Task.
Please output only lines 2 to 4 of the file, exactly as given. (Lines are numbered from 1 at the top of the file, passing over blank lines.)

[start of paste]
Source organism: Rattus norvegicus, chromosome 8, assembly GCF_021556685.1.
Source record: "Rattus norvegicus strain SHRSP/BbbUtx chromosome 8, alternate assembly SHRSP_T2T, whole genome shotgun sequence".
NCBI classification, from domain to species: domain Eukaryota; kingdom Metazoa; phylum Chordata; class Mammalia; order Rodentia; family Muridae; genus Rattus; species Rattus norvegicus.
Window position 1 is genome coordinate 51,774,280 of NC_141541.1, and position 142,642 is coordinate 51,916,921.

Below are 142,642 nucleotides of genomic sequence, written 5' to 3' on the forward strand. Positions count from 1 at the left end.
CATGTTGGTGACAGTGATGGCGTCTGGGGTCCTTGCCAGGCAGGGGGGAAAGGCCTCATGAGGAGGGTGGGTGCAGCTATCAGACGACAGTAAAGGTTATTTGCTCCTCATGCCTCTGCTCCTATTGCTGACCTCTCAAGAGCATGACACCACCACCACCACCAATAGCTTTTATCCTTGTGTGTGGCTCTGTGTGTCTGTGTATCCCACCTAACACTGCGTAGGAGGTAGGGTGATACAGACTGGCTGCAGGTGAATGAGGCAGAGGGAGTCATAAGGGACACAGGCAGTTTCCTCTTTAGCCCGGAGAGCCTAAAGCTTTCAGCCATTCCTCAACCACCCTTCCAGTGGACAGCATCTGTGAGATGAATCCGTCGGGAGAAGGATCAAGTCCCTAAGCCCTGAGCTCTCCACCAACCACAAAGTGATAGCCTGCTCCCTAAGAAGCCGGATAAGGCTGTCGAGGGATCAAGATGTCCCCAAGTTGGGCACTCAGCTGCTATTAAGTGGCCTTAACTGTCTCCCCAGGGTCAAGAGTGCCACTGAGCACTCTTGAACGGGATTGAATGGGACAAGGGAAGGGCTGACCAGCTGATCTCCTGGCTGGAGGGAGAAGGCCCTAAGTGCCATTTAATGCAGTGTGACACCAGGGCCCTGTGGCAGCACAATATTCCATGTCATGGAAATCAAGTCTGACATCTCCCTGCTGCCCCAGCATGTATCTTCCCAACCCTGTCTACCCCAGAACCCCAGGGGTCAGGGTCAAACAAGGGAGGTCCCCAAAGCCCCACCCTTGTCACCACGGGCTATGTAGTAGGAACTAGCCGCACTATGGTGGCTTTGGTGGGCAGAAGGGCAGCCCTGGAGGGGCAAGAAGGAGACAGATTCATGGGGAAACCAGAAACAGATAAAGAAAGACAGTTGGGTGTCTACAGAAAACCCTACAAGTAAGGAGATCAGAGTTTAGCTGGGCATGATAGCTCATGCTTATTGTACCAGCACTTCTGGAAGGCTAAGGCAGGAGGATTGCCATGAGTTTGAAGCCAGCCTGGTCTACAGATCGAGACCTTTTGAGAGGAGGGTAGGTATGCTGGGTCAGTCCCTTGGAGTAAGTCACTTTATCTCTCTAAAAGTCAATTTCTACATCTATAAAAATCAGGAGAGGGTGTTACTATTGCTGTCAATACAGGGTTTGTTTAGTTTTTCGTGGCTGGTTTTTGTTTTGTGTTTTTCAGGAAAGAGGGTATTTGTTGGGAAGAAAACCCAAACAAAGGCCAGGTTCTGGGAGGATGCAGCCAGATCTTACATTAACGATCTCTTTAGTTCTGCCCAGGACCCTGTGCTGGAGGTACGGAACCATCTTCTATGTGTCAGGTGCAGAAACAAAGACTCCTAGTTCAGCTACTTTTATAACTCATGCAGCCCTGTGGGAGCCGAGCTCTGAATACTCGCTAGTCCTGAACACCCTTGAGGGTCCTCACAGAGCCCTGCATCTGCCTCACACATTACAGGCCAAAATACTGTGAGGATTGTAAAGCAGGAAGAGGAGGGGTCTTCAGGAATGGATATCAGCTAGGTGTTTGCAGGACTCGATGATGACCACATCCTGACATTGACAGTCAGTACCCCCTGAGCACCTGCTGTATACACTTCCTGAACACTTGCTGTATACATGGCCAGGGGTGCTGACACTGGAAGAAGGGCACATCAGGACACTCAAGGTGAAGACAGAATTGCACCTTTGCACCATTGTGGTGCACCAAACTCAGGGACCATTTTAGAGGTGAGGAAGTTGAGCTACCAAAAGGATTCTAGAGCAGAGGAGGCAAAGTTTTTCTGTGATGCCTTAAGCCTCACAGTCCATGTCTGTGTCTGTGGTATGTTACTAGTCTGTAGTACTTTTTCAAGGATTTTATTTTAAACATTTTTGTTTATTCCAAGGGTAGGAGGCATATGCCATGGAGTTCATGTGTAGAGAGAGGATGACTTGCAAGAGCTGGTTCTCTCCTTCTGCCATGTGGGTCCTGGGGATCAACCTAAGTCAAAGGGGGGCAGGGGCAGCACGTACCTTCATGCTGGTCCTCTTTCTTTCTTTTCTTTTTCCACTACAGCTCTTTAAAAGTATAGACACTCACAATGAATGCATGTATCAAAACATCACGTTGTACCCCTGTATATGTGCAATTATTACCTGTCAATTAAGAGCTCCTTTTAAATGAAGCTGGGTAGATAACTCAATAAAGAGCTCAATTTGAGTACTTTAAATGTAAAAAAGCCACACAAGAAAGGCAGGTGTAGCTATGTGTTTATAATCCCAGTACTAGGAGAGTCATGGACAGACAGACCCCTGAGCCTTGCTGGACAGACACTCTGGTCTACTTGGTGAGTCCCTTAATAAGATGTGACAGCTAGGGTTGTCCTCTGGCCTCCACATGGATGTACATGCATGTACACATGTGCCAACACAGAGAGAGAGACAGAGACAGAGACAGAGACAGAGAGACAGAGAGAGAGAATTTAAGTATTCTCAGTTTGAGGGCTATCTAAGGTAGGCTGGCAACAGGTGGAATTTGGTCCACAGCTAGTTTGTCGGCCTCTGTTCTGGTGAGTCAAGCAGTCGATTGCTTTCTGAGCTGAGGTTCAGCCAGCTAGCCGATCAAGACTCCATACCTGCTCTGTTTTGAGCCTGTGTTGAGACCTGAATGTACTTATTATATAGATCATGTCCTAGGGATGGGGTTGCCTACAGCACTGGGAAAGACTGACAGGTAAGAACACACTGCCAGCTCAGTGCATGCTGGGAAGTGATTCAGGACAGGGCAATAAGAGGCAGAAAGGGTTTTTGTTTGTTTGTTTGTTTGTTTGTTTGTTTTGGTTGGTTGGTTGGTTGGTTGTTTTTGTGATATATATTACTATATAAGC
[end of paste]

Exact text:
Source record: "Rattus norvegicus strain SHRSP/BbbUtx chromosome 8, alternate assembly SHRSP_T2T, whole genome shotgun sequence".
NCBI classification, from domain to species: domain Eukaryota; kingdom Metazoa; phylum Chordata; class Mammalia; order Rodentia; family Muridae; genus Rattus; species Rattus norvegicus.
Window position 1 is genome coordinate 51,774,280 of NC_141541.1, and position 142,642 is coordinate 51,916,921.